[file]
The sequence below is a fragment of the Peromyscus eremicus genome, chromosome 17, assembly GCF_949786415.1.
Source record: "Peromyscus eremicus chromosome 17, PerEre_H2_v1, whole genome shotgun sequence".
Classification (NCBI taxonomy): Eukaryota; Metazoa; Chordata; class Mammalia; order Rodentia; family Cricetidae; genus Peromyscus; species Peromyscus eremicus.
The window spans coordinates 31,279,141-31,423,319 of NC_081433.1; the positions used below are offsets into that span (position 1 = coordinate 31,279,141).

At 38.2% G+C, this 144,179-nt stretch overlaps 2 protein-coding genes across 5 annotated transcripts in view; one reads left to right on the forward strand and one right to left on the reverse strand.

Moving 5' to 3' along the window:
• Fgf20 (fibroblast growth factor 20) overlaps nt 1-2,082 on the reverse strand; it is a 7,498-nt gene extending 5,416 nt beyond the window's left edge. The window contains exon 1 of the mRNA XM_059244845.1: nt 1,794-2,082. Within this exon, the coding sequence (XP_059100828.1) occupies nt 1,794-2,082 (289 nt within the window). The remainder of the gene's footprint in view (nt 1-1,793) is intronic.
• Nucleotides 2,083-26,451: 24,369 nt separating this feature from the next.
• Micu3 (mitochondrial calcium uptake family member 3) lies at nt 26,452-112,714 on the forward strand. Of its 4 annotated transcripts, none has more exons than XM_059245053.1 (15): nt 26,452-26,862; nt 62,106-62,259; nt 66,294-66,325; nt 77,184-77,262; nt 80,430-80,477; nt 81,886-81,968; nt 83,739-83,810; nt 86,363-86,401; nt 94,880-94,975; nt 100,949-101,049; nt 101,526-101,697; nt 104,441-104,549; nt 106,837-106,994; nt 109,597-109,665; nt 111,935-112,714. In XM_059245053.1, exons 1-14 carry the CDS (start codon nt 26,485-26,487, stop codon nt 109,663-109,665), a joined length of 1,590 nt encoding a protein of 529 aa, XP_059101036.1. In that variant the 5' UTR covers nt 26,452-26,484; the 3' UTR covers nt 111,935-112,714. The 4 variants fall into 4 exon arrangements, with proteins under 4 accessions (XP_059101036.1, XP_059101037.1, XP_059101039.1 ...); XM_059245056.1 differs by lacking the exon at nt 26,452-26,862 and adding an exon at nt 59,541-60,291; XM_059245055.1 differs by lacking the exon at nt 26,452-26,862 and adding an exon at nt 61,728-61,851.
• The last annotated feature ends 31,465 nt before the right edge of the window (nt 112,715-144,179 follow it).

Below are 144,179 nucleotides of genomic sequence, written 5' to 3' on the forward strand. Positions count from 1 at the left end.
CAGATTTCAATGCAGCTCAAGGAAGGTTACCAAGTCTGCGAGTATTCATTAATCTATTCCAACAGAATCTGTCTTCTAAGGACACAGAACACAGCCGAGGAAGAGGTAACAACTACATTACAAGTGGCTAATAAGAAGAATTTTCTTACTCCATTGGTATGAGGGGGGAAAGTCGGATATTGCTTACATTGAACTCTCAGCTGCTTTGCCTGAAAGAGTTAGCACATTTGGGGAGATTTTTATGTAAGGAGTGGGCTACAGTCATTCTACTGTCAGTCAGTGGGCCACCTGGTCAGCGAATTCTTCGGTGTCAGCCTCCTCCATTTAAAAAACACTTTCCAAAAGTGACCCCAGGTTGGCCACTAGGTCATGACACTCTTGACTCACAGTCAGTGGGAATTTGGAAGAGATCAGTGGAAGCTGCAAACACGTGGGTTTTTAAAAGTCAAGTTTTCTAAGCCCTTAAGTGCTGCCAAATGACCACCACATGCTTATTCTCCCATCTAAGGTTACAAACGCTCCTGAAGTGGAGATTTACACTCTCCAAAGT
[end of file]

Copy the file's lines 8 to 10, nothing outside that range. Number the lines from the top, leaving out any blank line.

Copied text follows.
• Nucleotides 2,083-26,451: 24,369 nt separating this feature from the next.
• Micu3 (mitochondrial calcium uptake family member 3) lies at nt 26,452-112,714 on the forward strand. Of its 4 annotated transcripts, none has more exons than XM_059245053.1 (15): nt 26,452-26,862; nt 62,106-62,259; nt 66,294-66,325; nt 77,184-77,262; nt 80,430-80,477; nt 81,886-81,968; nt 83,739-83,810; nt 86,363-86,401; nt 94,880-94,975; nt 100,949-101,049; nt 101,526-101,697; nt 104,441-104,549; nt 106,837-106,994; nt 109,597-109,665; nt 111,935-112,714. In XM_059245053.1, exons 1-14 carry the CDS (start codon nt 26,485-26,487, stop codon nt 109,663-109,665), a joined length of 1,590 nt encoding a protein of 529 aa, XP_059101036.1. In that variant the 5' UTR covers nt 26,452-26,484; the 3' UTR covers nt 111,935-112,714. The 4 variants fall into 4 exon arrangements, with proteins under 4 accessions (XP_059101036.1, XP_059101037.1, XP_059101039.1 ...); XM_059245056.1 differs by lacking the exon at nt 26,452-26,862 and adding an exon at nt 59,541-60,291; XM_059245055.1 differs by lacking the exon at nt 26,452-26,862 and adding an exon at nt 61,728-61,851.
• The last annotated feature ends 31,465 nt before the right edge of the window (nt 112,715-144,179 follow it).